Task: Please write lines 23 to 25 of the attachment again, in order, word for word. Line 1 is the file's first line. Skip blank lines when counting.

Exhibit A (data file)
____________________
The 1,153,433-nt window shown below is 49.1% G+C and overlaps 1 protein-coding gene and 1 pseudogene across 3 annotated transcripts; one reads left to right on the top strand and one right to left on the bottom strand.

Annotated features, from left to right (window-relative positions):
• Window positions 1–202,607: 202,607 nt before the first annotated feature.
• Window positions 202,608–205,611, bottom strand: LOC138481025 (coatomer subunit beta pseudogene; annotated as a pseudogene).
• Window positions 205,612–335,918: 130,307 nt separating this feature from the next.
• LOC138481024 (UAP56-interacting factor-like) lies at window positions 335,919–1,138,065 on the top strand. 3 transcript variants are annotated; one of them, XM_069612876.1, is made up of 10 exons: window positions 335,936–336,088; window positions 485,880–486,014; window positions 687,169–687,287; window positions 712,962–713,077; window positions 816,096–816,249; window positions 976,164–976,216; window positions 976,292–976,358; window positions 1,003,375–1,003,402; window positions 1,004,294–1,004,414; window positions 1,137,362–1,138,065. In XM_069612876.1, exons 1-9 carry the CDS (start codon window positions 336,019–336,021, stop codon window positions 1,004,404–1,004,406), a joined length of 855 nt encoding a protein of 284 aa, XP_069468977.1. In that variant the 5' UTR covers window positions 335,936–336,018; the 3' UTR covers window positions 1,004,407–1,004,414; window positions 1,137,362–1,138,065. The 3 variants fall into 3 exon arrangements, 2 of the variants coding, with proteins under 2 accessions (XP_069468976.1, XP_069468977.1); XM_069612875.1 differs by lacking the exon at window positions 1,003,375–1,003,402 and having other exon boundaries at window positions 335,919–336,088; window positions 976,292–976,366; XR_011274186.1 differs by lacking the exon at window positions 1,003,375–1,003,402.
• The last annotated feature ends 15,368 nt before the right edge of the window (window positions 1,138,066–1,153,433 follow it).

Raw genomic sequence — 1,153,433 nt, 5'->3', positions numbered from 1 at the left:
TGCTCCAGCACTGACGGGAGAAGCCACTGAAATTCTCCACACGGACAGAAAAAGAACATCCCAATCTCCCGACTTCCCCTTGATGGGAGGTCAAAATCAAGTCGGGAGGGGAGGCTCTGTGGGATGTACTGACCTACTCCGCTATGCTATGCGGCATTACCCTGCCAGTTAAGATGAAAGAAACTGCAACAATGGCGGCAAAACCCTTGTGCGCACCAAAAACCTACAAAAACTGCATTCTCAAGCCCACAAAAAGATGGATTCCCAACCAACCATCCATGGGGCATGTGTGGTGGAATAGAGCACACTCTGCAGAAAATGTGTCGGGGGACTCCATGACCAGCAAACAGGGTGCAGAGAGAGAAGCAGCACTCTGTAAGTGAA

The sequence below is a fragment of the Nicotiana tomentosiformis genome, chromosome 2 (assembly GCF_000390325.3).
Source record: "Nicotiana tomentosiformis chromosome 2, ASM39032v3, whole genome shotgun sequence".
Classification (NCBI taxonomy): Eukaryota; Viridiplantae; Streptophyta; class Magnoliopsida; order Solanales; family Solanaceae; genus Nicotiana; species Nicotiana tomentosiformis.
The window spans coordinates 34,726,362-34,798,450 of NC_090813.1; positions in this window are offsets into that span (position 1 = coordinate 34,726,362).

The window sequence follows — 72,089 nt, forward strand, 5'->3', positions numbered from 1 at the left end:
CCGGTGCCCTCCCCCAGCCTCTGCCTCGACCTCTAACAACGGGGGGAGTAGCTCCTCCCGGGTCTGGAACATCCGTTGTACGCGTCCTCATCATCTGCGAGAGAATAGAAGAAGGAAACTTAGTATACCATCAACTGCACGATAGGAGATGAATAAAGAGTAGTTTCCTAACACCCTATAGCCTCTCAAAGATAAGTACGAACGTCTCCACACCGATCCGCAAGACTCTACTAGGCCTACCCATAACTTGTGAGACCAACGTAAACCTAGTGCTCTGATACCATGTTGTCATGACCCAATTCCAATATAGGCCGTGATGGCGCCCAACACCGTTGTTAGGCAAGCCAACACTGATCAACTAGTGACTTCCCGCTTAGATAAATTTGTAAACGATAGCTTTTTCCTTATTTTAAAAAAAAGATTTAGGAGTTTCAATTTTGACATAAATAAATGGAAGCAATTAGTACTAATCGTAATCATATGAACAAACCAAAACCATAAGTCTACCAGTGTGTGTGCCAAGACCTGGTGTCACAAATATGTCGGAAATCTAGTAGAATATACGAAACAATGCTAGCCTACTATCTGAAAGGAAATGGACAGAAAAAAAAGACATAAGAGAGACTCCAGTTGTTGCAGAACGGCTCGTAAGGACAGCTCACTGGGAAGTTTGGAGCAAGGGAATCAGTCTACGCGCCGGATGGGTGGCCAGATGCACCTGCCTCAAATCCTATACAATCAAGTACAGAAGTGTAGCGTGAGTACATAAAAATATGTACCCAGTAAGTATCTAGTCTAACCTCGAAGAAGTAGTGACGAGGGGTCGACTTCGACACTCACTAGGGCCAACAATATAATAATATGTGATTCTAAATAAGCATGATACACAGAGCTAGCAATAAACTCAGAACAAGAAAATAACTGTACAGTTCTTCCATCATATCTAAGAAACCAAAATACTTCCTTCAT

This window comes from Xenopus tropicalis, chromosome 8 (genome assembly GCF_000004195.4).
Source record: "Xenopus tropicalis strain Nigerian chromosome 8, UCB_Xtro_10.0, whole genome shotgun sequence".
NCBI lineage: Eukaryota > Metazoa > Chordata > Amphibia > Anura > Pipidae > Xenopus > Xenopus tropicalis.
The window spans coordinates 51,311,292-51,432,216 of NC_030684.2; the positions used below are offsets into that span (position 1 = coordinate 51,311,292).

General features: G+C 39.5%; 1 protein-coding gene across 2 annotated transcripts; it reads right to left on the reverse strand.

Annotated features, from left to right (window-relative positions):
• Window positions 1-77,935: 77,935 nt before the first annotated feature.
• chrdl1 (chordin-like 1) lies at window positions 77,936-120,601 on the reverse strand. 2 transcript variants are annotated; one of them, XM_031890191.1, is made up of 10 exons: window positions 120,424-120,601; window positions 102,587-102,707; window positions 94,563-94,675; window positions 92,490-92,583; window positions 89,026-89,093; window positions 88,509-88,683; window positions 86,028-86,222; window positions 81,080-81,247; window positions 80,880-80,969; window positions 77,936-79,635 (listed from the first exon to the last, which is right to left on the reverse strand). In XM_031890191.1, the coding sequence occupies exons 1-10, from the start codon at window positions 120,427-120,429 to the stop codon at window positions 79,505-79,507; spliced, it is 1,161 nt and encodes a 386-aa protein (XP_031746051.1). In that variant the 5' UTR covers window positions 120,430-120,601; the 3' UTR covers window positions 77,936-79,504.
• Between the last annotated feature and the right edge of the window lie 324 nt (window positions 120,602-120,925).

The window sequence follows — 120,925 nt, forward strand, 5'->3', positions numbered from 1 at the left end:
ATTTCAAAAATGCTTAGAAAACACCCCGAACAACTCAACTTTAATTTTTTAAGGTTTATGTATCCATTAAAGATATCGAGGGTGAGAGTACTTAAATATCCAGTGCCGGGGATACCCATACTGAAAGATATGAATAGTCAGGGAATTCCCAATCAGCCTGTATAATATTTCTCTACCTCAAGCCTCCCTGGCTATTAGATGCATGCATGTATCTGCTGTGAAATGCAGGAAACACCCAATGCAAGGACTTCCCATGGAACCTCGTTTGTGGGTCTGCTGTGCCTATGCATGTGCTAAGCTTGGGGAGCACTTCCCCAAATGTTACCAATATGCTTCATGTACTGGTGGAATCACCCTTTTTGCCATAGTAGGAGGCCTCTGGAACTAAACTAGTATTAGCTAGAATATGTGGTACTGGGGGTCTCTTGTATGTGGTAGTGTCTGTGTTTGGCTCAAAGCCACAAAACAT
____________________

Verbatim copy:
• chrdl1 (chordin-like 1) lies at window positions 77,936-120,601 on the reverse strand. 2 transcript variants are annotated; one of them, XM_031890191.1, is made up of 10 exons: window positions 120,424-120,601; window positions 102,587-102,707; window positions 94,563-94,675; window positions 92,490-92,583; window positions 89,026-89,093; window positions 88,509-88,683; window positions 86,028-86,222; window positions 81,080-81,247; window positions 80,880-80,969; window positions 77,936-79,635 (listed from the first exon to the last, which is right to left on the reverse strand). In XM_031890191.1, the coding sequence occupies exons 1-10, from the start codon at window positions 120,427-120,429 to the stop codon at window positions 79,505-79,507; spliced, it is 1,161 nt and encodes a 386-aa protein (XP_031746051.1). In that variant the 5' UTR covers window positions 120,430-120,601; the 3' UTR covers window positions 77,936-79,504.
• Between the last annotated feature and the right edge of the window lie 324 nt (window positions 120,602-120,925).

The window sequence follows — 120,925 nt, forward strand, 5'->3', positions numbered from 1 at the left end: